When You Come To The End Of A Perfect Day 

The Sadness:


Nothing lasts forever, even my fabulous collection of wooden patio furniture.  Remember when I carefully sanded and refinished everything in Evergreen waterproof deck stain? And how Sami’s second job was to reinforce repair or replace any part of these pieces that was in jeopardy? For everyone of these pieces, there came a point when it just wasn’t worth the metal brackets the new wood the replacements and I had to let this stuff go, piece by piece. The most painful loss was the Jack and Jill but now that I’m at the end of the road here, I remember how every single piece met its end.

I can't believe I don't have a better picture than this of my beloved Jack and Jill chair

I can’t believe I don’t have a better picture than this of my beloved Jack and Jill chair

You don’t see these on residential garbage piles anymore. When I got these pieces, they were things that others had already discarded. I gave them another life, and really enjoyed the crap out of them. Now it’s over and my life is diminished by the loss but enriched by the memory.

………………..

UPDATE: I forgot that I have one more piece left of the original collection: the lazy Susan that sat in the middle of the round picnic table. I covered the umbrella hold with the lid from a can of Contadina Tomato Sauce and used it on top of a big plastic flower pot to create a one-of-a-kind outdoor end table, which I have lately been using to hold a radio when I’m sitting or working outside. Mostly sitting.


………………..

FYI – I do not belong to a religious group that endorses “hymns” as set out in this use case.* In my religious peer group, hymn singing was strictly limited to the choir loft and was sung by a clique of bingo ladies featuring Agnes Tur___ski as the soloist and someone’s long-haired grandson whose garage band wasn’t making a go of it as the organist. It was a screech fest. Everybody else just listened, even if it was something you wanted to sing along with, like Adeste Fidelis or O Holy Night. You couldn’t. All you could do was listen to Aggie belting it out and prepare for the moment when she came up against a stretch that was beyond her skill and she lost the tune and couldn’t get back into it until the chorus.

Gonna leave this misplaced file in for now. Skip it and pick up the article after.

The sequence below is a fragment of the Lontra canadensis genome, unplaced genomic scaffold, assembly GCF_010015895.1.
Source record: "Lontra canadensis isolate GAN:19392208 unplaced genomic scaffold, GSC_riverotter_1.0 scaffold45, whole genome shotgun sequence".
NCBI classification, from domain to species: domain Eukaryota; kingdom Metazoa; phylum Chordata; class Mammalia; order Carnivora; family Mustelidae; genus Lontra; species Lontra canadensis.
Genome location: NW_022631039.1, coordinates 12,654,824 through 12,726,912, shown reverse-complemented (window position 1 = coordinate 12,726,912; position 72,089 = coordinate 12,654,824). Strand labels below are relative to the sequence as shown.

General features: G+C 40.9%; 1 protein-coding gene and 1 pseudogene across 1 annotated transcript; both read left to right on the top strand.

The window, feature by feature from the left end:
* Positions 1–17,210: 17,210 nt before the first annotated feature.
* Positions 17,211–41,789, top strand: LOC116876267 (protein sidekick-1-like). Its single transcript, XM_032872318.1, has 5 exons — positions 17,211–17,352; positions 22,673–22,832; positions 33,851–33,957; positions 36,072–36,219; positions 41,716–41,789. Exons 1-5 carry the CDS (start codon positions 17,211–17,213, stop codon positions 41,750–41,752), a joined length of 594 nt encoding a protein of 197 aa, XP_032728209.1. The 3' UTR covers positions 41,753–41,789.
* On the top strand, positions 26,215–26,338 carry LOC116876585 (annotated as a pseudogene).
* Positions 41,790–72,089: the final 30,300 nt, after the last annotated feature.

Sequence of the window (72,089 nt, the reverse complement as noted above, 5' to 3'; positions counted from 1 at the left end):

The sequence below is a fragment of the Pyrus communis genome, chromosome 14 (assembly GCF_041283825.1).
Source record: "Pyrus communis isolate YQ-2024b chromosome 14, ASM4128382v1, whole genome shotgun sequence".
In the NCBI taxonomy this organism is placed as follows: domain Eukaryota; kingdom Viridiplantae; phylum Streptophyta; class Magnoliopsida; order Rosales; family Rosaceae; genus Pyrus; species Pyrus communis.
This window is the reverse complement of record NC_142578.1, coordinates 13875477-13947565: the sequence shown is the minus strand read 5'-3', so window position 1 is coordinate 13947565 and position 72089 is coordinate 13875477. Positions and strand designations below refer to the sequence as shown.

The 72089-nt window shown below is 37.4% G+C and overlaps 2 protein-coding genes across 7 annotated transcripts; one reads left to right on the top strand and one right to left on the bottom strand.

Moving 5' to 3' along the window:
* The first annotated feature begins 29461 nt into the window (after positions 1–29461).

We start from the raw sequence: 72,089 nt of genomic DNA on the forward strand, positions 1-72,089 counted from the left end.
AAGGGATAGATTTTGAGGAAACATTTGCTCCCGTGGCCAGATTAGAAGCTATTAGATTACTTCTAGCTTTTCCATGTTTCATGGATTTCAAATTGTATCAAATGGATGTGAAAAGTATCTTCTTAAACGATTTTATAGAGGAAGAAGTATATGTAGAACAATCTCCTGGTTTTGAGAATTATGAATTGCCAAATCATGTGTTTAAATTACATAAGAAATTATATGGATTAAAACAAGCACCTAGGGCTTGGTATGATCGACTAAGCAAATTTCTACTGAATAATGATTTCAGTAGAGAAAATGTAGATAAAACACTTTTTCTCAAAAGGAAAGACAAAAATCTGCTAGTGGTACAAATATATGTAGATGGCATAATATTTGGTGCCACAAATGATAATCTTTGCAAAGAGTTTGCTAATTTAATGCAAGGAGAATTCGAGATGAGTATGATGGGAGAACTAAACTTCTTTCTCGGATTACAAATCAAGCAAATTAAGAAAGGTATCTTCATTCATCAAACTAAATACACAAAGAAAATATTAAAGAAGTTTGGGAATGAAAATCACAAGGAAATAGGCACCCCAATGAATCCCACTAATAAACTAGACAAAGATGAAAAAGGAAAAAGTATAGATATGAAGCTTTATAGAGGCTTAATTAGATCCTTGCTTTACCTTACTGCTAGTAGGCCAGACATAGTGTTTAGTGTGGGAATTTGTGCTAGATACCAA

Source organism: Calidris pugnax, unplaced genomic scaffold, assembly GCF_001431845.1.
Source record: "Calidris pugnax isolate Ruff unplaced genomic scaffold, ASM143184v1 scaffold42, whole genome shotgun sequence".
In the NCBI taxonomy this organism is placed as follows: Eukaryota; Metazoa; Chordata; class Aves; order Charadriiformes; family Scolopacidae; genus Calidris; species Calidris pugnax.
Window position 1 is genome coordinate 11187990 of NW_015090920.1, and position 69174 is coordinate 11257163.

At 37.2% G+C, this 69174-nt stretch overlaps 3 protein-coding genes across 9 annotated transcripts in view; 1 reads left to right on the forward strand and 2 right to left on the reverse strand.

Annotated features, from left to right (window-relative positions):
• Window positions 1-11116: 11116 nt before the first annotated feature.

I only know about this hymn from seeing Barney Fife and Aunt Bea spontaneously busting out with it on the front porch after supper. Apparently, I am in need of solace as I face the loss of my precious redwood companions. And not the kind of solace you’d get from Agnes Tur___ski.

VERY IMPORTANT FURTHER UPDATE  – I am ashamed to say that I got my TV watching reference wrong here and people, i do not know how I could have made such mistake! Remember The Night. I love this movie – how could I have gotten this wrong? Must need more sleep. 😦

* I hang around IT people a lot now and they would rather die than use civilian term terminology like example so they consult me about use cases all day long.

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3 thoughts on “When You Come To The End Of A Perfect Day 

  1. I’m going to stun my IT guys by saying use case sometime this week. I will make up a reason if I have to. This should help me get back some respect. I recently became a laughing stock because one of my passwords is my name plus 1.

  2. Sorry about the fabulous wooden furniture but you gave them a great second life. My grandmother loved the song “When You Come to the End of a Perfect Day.” She had eight children and lived on a farm so I’m sure her vision of a perfect day was simple: work done, kids fed and safe, a bit of rest. I see her sweet face when I hear it.

  3. I had the same set of patio furniture, my first husband took it in our divorce, it still looks beautiful. He could have fixed your furniture, and he and his buddies might even have fixed the creek. However, in a perfect example of “all that glitters is not gold,” there were far more earth shattering reasons why he is my ex.
    Being able to fix things isn’t all it’s cracked up to be, trust me.

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